Abstract 2508: Designing Disease Management Programs for Hispanics with Heart Failure
Hispanics are a growing population and heart failure (HF) is prevalent in this group. Disease management is effective in the general population, but little is known about how to design effective disease management programs for Hispanics with HF.
Purpose: The purpose was to identify the characteristics of Hispanic patients needing a relatively more intense disease management intervention.
Methods: Hospitalized Hispanics with chronic HF (N=134) were enrolled and randomized to intervention (n=69) or usual care (n=65) groups. Bilingual/ bicultural Mexican-American nurses provided 6-months of standardized telephone case management. Contacts with patients, family members, and others (e.g. physicians) were summed (mean 26.5 ±/− 11.8, interquartile range 19 –33.5 contacts) and used as the measure of intervention intensity. Multiple regression analysis was used to identify baseline characteristics of intervention group patients that identified those needing the highest intensity of care. Demographic (e.g., age, gender, education), clinical (e.g., depression, ejection fraction, comorbidity), and treatment characteristics (e.g., specialty of the primary provider) were entered into the analysis.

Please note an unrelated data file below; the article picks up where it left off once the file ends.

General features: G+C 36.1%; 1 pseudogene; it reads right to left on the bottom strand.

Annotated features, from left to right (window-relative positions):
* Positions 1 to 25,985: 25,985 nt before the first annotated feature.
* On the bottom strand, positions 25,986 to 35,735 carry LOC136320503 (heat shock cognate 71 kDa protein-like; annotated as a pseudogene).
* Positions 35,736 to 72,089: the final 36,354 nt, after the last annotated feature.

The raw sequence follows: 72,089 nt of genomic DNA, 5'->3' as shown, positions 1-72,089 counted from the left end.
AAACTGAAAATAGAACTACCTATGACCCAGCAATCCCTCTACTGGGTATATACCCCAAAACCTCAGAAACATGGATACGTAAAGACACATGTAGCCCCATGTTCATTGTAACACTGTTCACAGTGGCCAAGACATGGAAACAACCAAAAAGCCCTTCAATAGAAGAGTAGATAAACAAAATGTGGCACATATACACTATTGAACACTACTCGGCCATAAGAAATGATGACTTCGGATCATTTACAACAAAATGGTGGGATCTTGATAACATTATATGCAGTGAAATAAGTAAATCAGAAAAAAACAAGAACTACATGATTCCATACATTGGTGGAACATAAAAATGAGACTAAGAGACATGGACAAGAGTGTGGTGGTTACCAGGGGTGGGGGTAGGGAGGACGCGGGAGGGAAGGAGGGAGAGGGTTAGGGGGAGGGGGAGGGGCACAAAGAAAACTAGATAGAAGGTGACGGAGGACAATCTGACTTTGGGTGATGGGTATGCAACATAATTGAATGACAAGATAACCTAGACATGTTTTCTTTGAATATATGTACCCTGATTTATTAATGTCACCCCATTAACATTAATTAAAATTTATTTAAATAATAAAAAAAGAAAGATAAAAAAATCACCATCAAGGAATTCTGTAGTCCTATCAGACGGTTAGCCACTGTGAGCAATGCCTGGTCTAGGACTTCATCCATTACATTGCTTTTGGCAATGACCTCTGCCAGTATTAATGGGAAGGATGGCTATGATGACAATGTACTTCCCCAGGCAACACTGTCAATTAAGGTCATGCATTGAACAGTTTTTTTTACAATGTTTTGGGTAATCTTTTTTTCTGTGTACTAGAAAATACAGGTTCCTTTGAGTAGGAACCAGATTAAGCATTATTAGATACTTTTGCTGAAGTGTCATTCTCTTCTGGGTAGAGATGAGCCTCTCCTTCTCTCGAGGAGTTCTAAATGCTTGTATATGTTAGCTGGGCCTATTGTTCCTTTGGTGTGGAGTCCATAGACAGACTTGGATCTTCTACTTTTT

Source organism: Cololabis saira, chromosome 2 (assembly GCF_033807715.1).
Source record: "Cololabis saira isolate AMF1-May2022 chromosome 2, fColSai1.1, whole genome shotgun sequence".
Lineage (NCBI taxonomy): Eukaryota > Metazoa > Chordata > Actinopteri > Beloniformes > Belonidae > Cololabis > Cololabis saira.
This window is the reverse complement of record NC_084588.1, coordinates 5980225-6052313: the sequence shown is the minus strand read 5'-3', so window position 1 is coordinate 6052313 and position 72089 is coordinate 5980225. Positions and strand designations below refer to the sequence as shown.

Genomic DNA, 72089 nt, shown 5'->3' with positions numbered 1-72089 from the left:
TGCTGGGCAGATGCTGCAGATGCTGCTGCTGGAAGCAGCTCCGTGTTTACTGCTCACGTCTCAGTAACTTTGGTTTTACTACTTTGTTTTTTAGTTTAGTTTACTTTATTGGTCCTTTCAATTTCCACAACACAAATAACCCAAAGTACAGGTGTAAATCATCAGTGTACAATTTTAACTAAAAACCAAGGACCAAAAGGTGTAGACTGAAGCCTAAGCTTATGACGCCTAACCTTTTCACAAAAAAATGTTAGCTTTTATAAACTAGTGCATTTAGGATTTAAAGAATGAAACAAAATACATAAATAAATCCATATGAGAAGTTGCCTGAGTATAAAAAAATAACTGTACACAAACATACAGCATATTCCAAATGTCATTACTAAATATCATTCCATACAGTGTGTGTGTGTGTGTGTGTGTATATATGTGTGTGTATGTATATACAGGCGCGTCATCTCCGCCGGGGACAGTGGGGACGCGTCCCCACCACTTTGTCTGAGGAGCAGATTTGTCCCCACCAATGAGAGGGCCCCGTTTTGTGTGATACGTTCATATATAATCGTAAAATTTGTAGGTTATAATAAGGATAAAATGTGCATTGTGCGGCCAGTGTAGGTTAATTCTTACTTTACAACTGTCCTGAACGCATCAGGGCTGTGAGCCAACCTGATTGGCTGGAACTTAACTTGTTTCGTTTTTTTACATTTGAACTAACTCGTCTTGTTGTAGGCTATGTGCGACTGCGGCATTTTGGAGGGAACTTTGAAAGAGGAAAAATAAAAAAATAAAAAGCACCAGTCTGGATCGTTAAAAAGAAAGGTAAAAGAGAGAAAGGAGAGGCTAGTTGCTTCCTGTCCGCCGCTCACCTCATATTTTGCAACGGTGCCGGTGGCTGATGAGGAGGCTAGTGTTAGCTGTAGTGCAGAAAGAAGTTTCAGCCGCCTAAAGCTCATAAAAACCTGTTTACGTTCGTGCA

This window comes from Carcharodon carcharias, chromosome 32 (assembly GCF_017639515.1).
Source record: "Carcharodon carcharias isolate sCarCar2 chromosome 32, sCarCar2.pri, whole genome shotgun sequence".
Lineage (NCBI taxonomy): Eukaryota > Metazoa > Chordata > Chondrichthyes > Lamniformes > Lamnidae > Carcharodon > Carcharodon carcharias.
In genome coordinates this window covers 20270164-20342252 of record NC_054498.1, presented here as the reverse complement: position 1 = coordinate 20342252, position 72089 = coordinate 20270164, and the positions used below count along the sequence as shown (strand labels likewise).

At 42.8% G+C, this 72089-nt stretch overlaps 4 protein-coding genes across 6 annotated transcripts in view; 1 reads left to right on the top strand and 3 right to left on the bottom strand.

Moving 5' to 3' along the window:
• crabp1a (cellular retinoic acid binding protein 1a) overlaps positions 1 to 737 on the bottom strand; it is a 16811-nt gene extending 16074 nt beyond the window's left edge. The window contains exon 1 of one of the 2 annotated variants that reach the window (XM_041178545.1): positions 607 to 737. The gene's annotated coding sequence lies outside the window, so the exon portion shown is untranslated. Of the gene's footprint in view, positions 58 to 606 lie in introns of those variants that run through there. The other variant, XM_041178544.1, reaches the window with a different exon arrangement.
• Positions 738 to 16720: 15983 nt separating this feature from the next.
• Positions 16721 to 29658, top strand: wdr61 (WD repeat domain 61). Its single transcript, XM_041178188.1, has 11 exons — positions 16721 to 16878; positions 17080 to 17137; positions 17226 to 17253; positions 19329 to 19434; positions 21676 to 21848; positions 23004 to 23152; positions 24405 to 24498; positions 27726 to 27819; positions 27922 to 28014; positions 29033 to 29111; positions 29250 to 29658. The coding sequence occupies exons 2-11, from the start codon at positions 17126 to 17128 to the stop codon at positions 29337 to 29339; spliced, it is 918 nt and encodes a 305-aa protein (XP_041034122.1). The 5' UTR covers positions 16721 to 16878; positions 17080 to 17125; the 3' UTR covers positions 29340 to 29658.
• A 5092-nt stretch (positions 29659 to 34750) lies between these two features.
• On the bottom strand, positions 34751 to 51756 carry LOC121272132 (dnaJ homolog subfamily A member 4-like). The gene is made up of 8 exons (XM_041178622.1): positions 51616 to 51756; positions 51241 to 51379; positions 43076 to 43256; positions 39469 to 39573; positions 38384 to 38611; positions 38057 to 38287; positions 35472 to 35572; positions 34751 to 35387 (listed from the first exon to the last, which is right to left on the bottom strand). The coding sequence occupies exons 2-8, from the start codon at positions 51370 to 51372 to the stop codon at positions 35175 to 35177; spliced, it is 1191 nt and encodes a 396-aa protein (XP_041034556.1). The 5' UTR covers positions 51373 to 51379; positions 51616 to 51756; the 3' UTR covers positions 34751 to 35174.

Results: The sample was elderly (72 ±/− 11 years), functionally compromised (NYHA III/IV, 81.3%), poorly educated (78.4% <high school), and economically disadvantaged (81% living in poverty). Many (55%) were unacculturated into U.S. society. A model of six variables explained 32% of the variance in intervention intensity (F=3.4, df 6,44, p<.01). Intervention group patients needing the highest intensity were those who were poorly educated, younger in age, more depressed, lower in quality of life, lower in ejection fraction, and not cared for by a cardiologist. Culturally specific issues such as level of acculturation into U.S. society and barriers to care were not significant predictors of intervention intensity.
Conclusion: The intensity of disease management can be customized based on the characteristics of the population to be served. These results suggest that, in U.S. Hispanics with HF, six easily measured characteristics can be used to make decisions about allocating resources to the program.